Nachiappan was born May 29, 1923, in the small village of Managiri, Tamil Nadu, South India. He was in the direct line of Koviloor Andavar, who established the Koviloor Aadheenam (monastery) in the area two centuries ago. Seventy-two years later, in 1995, following the family tradition, this same Nachiappan renounced worldly life and took charge of Koviloor. One might suppose the successful businessman would retire to a quiet life of contemplation and spiritual teaching in the remote village. But to anyone who knows Nachiappan–and the Hinduism Today staff has known him for the past 31 years–this would be very out of character. Sri la Sri Nachiappan Swamigal has big plans for Koviloor, ranging from the promotion of the traditional temple musical arts of the tavil and nagasvara, to the publication of all known Saiva Agama scriptures in original Sanskrit with modern Tamil and English translations, to sponsoring new investigations into the ancient archeology of India.

For a very traditional Hindu, who while in India has worn nothing but dhoti and kurta shirt, Nachiappan has had a singularly untraditional life. His mother died when he was quite young, leaving him “more or less an orphan,” as he would later recount. He was sent to Chennai (then Madras) and enrolled in a Montessori school associated with the Theosophical Society. Rukmini Devi, founder of Kalakshetra International Arts Centre in 1935, befriended the hardworking boy, assisted with his school expenses and introduced him to a Dutch artist, Conrad Woldring, who was staying at the Theosophical Society. The then 15-year-old Nachiappan learned art, photography and even furniture design from the talented Woldring. He next attended Presidency College in Madras, majoring in zoology and botany.

But Nachiappan’s education had really just begun, and for the next several decades he lived at the cutting edge of both technological and artistic development, learning color film work from the Kodak company in New York, engraving machines from German experts, theater lighting in New York, and photography from none other than Ansel Adams. He opened the first professional film processing laboratory in India in 1953, befriending the entire crew of Magnum Group, the foremost photography company of the day. Back at Kalakshetra he traded jests with friend J. Krishnamurthi, designed books for poet Alan Ginsberg and generally moved among the movers and shakers.

Of the Chettiar business caste, Nachiappan started Kalakshetra Publications with Dr. Maria Montessori, the innovative educator. He eventually became the principal producer of her books. Kalakshetra Publications also found a profitable niche in the creation of quality hand-made art books, some now in the collections of major museums.

But through all this Nachiappan maintained a studied aloofness from the worldly activities around him. Upon reaching 72, five years ago, the traditional age of retirement from ordinary life and entrance to full-time spiritual life, the life-long bachelor accepted the post which was his by heredity. He became Sri la Sri Nachiappan Swamigal, 12th pontiff of Koviloor Aadheenam.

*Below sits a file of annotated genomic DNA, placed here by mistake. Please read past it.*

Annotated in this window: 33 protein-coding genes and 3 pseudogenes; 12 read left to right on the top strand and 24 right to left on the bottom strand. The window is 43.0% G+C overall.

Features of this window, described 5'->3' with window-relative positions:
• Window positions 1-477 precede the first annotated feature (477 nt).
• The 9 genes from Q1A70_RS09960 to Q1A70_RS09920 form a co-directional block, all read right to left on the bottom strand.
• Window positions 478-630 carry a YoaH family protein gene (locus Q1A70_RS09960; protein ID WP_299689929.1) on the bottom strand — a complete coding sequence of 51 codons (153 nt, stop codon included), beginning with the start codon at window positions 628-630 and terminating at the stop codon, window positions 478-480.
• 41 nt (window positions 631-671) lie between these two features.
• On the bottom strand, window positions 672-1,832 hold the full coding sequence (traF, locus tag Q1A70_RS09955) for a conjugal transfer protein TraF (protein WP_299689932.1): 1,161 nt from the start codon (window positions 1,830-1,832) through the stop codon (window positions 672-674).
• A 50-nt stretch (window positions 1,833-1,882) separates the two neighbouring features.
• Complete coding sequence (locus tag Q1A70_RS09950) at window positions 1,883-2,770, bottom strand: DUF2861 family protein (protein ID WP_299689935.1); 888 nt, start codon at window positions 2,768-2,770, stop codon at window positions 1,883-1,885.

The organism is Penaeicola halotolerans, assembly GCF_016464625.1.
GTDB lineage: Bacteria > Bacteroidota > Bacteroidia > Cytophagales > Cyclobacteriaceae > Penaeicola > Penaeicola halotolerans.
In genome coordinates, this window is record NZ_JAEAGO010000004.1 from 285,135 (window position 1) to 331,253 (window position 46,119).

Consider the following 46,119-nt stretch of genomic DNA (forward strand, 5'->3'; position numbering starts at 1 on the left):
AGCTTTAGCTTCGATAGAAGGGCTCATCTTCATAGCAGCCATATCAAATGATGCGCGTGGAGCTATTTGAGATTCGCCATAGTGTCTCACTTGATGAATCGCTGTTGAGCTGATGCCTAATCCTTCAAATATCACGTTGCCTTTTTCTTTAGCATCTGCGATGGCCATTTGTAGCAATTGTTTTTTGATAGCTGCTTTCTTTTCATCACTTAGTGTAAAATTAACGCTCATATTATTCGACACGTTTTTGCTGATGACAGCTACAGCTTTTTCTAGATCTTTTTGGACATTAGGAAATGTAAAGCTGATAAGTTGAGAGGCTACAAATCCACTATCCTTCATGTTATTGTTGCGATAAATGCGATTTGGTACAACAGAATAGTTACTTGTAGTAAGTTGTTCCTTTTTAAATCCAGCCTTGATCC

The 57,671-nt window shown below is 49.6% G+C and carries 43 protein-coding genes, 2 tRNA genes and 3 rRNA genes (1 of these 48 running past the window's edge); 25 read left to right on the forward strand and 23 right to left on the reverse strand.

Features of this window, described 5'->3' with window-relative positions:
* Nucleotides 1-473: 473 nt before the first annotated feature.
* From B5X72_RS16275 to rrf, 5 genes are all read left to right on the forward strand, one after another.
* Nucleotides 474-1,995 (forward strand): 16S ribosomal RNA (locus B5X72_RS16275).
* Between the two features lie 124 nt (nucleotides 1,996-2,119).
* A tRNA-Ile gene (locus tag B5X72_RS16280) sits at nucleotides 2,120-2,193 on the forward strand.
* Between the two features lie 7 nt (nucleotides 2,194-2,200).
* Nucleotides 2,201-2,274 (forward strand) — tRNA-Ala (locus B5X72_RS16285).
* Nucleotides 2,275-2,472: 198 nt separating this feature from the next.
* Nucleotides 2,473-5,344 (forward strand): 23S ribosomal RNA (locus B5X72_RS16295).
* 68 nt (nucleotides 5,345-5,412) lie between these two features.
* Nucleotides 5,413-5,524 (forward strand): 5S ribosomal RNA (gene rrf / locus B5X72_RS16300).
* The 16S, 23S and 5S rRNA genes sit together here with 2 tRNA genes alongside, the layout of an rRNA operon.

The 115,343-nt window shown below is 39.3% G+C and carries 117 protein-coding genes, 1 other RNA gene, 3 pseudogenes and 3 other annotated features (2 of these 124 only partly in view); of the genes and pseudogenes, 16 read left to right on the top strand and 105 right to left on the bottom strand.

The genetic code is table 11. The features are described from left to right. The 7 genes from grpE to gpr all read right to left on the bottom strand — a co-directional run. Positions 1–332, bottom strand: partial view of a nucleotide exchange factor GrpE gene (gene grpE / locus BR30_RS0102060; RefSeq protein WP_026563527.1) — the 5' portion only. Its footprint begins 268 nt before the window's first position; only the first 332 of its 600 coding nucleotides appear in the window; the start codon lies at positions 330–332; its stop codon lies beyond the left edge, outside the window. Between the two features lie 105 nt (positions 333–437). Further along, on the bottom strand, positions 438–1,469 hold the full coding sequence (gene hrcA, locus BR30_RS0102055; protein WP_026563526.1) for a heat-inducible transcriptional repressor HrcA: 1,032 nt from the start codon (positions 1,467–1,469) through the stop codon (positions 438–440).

The monastery’s tradition goes back to Erumbur Tatvaraya Swamigal, who lived 900 years ago and expounded Vedanta in Tamil in five great works, namely Nana Jeevavada Kattalai, Sasivanna Potham, Aiyavathai Parani, Paduthurai and Kaivalliya Navaneetham. These works were the basis of Vedanta in Tamil in Tamil Nadu and came 300 years after the passing of Adi Sankara. The Aadheenam accepted the Vairagyasatakam, composed by Santalinga Swamigal of Perur Mutt in Coimbatore 500 years ago. These were the predecessors of Sri la Sri Muthuramalinga Gnana Desikar, popularly known as Andavar of Koviloor, who founded the present Koviloor Aadheenam 200 years ago. Koviloor is in the Sankara lineage and attached to Sringeri and Kanchi Mutts. It does not promulgate Saiva Siddhanta philosophy as do many aadheenams in South India.

Nachiappaswami brings to his post not only a vast technical and business expertise, but also considerable personal resources from a lifetime of successful business and fortuitous investments. The combination has attracted additional support from the traditional followers of the monastery, the Chettiar caste and many others around the world. His stated aim is to see that the Hindu culture–social evolution, music, dance, sculpture, painting, architecture, Tamil and Sanskrit literature–is not forgotten. Toward this aim he has established the Institute of Indology and the World University of Traditional Science, Technology and Culture of India at Karaikkudi with extensions in Chennai and New York.

The institutions have an enormous agenda focused on preserving and maintaining the essential sources and instrumental factors of Dravidian South India traditions and the traditional streams of Sanatana Dharma. One prime goal is to commission authoritative translations of the Vedas and Agamas, and to train priests in temple worship. A second focus is on the art of temple construction, city planning and engineering; a third upon music and dance and a fourth on historical studies.

What makes Nachiappaswami most notable is not so much all these plans and projects, but the personal example he has set. Hindu scriptures say that at age 72 one should retire from worldly life and take up spiritual life full-time. Hardly anyone does this anymore. But now we can see the benefit when someone embarks upon such a path, bringing with him all his years of experience, knowledge and resources to be applied for the benefit of the religion and its people.

Koviloor Aadheenam,
Koviloor, (near Kariakkudi),
Sivagangai District, 630 307India.